# The Diffie-Hellman-based Private set intersection protocol cannot pass simulation proof?

Given the popular Private Set Intersection (PSI) protocol first described in [1]:

• Alice choose a random $$a$$, and sends $$\{H(x_i)^{a}\bmod p\}| (i=1,...m)$$ to Bob.
• Bob choose a random $$b$$, and sends $$\{H(y_i)^{b}\bmod p\}| (i=1,...n)$$ to Alice.
• Alice computes and sends $$\{H(y_i)^{ba}\bmod p\}| (i=1,...n)$$ to Bob.
• Bob computes and sends $$\{H(x_i)^{ab}\bmod p\}| (i=1,...m)$$ to Alice.
• Each party locally compute the intersections.

Question 1: If (with a very small chance) there exist $$x_1$$ and $$x_2$$ that $$H(x_1)=H(x_2)^2\bmod p$$, then Bob could discover it because $$H(x_1)^a=(H(x_2)^a)^2\bmod p$$. Surely Bob could not simulate this information. Does it mean that this protocol violate semihonest security?

I discussed this with friends, some said this does not violate semihonest security, because the chance of $$H(x_1)=H(x_2)^2\bmod p$$ is negligable. But I think it does, because in Definition 4.1. of the simulation proof tutorial [2], the simulation should always succeed, and should not depend on the input $$\{x,y\}$$.

Question 2: In the PSI protocol (Fig.3) of [3], they use $$H(H(x_i)+H(x_i)^{a})$$ instead of $$H(x_i)^{a}$$ (notice that the protocol is still correct if they use $$H(x_i)^{a}$$), this seems to strengthen my point (naive DH-PSI protocol is not provable), because $$H(H(x_i)+H(x_i)^{a})$$ is easier to simulate than $$H(x_i)^{a}$$ . Is my understanding correct?

Thanks.

1. Huberman B A, Franklin M, Hogg T. Enhancing privacy and trust in electronic communities[C]// ACM Conference on Electronic Commerce. ACM, 1999:78-86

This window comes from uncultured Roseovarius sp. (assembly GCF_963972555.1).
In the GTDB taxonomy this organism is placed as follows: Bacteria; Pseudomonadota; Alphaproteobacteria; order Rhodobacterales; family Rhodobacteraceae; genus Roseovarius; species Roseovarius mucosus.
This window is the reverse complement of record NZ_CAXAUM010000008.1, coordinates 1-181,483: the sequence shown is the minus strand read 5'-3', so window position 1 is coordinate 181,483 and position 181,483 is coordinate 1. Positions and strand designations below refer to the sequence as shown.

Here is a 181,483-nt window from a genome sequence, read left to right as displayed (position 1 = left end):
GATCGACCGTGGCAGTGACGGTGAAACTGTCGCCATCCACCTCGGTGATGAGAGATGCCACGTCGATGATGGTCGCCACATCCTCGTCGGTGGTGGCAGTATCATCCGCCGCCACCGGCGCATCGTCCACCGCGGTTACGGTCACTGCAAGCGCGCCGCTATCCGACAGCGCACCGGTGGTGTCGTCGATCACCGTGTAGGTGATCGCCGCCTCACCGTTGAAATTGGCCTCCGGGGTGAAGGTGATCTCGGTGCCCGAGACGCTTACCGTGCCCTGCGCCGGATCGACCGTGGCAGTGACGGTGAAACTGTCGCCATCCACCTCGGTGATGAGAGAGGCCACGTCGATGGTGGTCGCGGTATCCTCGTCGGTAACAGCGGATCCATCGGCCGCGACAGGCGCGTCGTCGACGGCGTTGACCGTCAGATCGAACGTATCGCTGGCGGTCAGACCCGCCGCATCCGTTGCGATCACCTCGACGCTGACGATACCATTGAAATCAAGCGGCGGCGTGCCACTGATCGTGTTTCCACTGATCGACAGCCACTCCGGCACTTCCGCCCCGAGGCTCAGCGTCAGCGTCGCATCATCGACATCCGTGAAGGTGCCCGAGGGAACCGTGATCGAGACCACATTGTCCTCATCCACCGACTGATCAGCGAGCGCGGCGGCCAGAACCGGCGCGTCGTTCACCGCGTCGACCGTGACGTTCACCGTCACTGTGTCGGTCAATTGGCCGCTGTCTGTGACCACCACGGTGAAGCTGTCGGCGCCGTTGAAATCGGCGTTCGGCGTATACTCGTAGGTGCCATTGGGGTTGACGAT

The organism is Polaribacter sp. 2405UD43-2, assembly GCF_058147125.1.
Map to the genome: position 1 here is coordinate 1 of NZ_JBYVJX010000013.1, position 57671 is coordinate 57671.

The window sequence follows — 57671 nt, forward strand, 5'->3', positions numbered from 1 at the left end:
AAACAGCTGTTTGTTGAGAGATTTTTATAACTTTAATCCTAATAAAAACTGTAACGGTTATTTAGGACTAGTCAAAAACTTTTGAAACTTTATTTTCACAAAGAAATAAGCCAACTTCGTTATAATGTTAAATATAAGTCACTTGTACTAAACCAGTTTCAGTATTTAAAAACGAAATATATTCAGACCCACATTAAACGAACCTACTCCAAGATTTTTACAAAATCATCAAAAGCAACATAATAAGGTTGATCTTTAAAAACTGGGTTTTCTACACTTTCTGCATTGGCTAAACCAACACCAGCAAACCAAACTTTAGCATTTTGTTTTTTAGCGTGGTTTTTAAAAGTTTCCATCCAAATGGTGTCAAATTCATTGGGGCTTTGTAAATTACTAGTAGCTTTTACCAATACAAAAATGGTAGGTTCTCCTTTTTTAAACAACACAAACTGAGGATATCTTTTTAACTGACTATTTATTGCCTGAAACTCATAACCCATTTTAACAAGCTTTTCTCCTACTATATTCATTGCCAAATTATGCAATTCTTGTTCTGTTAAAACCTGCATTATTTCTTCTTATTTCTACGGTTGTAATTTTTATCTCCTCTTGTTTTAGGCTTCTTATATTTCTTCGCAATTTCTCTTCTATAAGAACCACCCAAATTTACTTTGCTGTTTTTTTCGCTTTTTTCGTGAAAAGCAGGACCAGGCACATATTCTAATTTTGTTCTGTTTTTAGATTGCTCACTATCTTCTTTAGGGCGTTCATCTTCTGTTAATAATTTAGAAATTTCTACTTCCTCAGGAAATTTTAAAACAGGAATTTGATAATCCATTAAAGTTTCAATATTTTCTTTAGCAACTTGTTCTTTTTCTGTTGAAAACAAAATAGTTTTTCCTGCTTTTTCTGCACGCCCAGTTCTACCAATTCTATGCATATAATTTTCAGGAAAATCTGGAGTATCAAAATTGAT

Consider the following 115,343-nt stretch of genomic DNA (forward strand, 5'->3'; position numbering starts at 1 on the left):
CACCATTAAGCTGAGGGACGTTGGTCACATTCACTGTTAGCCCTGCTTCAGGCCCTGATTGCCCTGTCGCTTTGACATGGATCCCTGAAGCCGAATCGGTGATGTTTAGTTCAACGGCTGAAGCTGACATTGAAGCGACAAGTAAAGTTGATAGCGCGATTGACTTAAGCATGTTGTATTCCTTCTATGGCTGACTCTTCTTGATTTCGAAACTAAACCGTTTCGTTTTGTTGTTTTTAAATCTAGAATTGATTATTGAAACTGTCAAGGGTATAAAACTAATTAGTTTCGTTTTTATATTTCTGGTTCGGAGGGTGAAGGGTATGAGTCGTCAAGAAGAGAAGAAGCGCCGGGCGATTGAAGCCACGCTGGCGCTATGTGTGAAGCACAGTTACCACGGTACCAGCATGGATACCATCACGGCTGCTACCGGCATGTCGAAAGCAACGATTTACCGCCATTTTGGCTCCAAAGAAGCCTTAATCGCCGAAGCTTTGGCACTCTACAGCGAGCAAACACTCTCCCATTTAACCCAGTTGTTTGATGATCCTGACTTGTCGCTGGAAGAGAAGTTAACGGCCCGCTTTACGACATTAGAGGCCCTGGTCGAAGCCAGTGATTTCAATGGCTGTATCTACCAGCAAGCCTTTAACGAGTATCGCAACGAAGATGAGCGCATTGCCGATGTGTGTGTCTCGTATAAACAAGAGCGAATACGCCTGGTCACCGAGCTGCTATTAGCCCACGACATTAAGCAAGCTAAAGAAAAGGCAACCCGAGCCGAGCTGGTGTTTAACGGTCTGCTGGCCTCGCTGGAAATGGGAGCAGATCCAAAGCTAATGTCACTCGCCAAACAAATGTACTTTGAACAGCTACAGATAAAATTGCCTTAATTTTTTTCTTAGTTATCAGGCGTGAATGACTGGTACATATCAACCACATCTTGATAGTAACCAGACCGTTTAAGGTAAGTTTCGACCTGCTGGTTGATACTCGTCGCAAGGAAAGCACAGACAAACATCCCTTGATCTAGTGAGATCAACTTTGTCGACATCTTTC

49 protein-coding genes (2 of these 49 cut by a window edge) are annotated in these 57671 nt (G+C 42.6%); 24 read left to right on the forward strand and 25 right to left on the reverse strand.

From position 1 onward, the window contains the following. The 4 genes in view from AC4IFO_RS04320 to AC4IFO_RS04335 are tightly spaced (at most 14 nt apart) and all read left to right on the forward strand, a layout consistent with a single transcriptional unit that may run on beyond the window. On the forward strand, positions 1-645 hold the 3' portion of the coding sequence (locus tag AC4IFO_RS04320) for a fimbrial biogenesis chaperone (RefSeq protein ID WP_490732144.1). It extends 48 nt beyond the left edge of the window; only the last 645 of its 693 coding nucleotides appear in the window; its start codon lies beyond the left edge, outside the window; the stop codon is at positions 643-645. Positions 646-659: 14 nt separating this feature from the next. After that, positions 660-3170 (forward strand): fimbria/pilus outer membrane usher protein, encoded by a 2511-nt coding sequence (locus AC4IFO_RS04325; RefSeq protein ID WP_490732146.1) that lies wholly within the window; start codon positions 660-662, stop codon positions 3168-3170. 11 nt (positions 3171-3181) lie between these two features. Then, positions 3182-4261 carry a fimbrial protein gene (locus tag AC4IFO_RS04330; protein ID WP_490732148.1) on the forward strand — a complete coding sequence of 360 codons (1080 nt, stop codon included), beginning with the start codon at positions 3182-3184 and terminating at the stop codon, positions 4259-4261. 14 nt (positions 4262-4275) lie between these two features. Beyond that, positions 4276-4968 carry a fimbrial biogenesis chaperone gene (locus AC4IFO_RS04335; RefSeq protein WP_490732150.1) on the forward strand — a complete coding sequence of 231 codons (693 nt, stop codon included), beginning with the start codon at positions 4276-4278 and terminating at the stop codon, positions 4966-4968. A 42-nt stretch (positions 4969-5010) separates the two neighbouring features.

2. Lindell Y, How to simulate it, https://eprint.iacr.org/2016/046.pdf
3. Heinrich A, Hollick M, Schneider T, et al. PrivateDrop: Practical Privacy-Preserving Authentication for Apple AirDrop, USENIX'SEC 21

## 1 Answer

If (with a very small chance) there exist $$x_1$$ and $$x_2$$ that $$H(x_1) = H(x_2)^2$$, then Bob could discover it ... the simulation should always succeed, and should not depend on the input $$\{x,y\}$$.

I agree with your friend that this observation doesn't violate semi-honest security.

In the semi-honest model, the inputs are independent of the random oracle. In other words, the inputs are fixed first, and then $$H$$ is sampled. The environment does not have access to the random oracle (in the local random oracle model), so its choice of inputs for the honest parties' doesn't depend on the random oracle. So the event that $$H(x_1) = H(x_2)^2$$ does not depend on $$x_1, x_2$$. It is negligibly likely for all inputs, so the simulator can safely ignore this case.

In the PSI protocol (Fig.3) of [3],

I'm not sure what your question here is. In [3] they need a malicious-secure PSI protocol, and the classic DH-PSI protocol is not. So they use the more complicated protocol of Jarecki & Liu.

The bigger question seems to be about whether classic DH-PSI "can't be simulated," where presumably you mean against malicious adversaries. I agree. Just think about the case where the parties have 1 item each. Consider the case where a corrupt Alice queries the random oracle at $$x_0$$ and $$x_1$$, flips a coin $$b$$, and sends $$H(x_b)^a$$ for random exponent $$a$$. The random exponent $$a$$ makes the simulator's view (random oracle queries $$x_0, x_1$$ and protocol message $$H(x_b)^a$$) perfectly independent of $$b$$. But the simulator must guess $$b$$ in order to extract correctly.